Aug. 18, 2014
Editor's Note: The following first appeared in the University of Iowa's Hawk Talk Daily, an e-newsletter that offers a daily look at the Iowa Hawkeyes, delivered free each morning to thousands of fans of the Hawkeyes worldwide. To receive daily news from the Iowa Hawkeyes, sign up HERE.
By JAMES ALLAN
IOWA CITY, Iowa -- University of Iowa junior Blake Hickman spent the summer learning how to pitch on the Cape.
Hickman focused solely on pitching for the Hyannis Harbor Hawks in the Cape Cod Baseball League. He pitched every fifth day, making nine starts and posting a 3-4 record with a 4.91 ERA. He allowed 40 hits in 36 2/3 innings, where he had 32 strikeouts against 19 walks.
"I am starting to fall in love with the process of being a pitcher," said Hickman, who made the transition to the mound midway through his 2014 collegiate season. "Starting all summer gave me a chance to go out and compete and then have time to think about my next start and about what I did well and poorly in my last outing."
In Hickman's three victories, he pitched 18 1/3 innings, allowing two runs on 13 hits with 14 strikeouts for a 0.98 ERA. In his other five starts, he gave up 18 runs in 18 1/3 innings.
It was during the struggles where it forced Hickman to learn how to get people out.
"One game, my curve ball wasn't working and my splitter was just so-so," he said. "Those are the type of games where you have to find ways to get batters out and give your team the best chance to win. Having those types of starts, you learn to spot your fast ball up and mix speeds.
"Even if your pitches aren't working well, you have to display confidence in your pitches. When things aren't going well, you have to keep competing."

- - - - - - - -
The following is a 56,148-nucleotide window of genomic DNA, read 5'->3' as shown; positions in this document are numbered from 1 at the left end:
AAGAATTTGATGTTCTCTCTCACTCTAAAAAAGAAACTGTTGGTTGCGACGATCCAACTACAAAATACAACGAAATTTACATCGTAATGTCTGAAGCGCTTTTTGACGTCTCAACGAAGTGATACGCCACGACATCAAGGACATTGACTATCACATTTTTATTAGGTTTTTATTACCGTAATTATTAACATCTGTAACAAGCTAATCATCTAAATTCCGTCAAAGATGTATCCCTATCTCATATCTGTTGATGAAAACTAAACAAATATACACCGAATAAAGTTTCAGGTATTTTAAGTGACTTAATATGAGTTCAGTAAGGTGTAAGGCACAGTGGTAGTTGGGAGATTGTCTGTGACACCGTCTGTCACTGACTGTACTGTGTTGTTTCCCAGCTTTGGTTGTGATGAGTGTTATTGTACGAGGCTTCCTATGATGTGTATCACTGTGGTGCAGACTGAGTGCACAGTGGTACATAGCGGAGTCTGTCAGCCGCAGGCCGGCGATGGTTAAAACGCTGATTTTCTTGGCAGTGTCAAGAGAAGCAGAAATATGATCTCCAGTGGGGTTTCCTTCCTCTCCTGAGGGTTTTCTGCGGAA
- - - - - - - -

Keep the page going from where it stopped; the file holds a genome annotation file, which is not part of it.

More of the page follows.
Hickman revved up his fastball to 97 miles per hour early in the summer and was consistently in the 93-95 range throughout the two month season. His biggest area of growth was learning how to change speeds to complement his velocity.
"The biggest thing I took away from the summer was learning how to mix up speeds and not rely on my fastball," said Hickman. "I had to use all of my pitches to get guys out. It was about making quality pitches."
Hickman says the experience in the Cape has made him hungry to continue working to be a front of the rotation starter for the Hawkeyes in 2015. He wants to build on a sophomore season where he went 2-2 with a 3.93 ERA in 17 appearances, including five starts.
"This was the beginning of a process of me hopefully being able to be our Friday starter," said Hickman. "It has made me hungry because I threw against the best, and I got guys out who were the best.
"Going out (to the Cape) made me hungrier to keep getting better because I know I am still learning how to pitch. I am looking forward to getting back to school to work with coach (Rick) Heller and coach (Scott) Brickman in the everyday process of improving so I can be the one called upon for Friday night starts."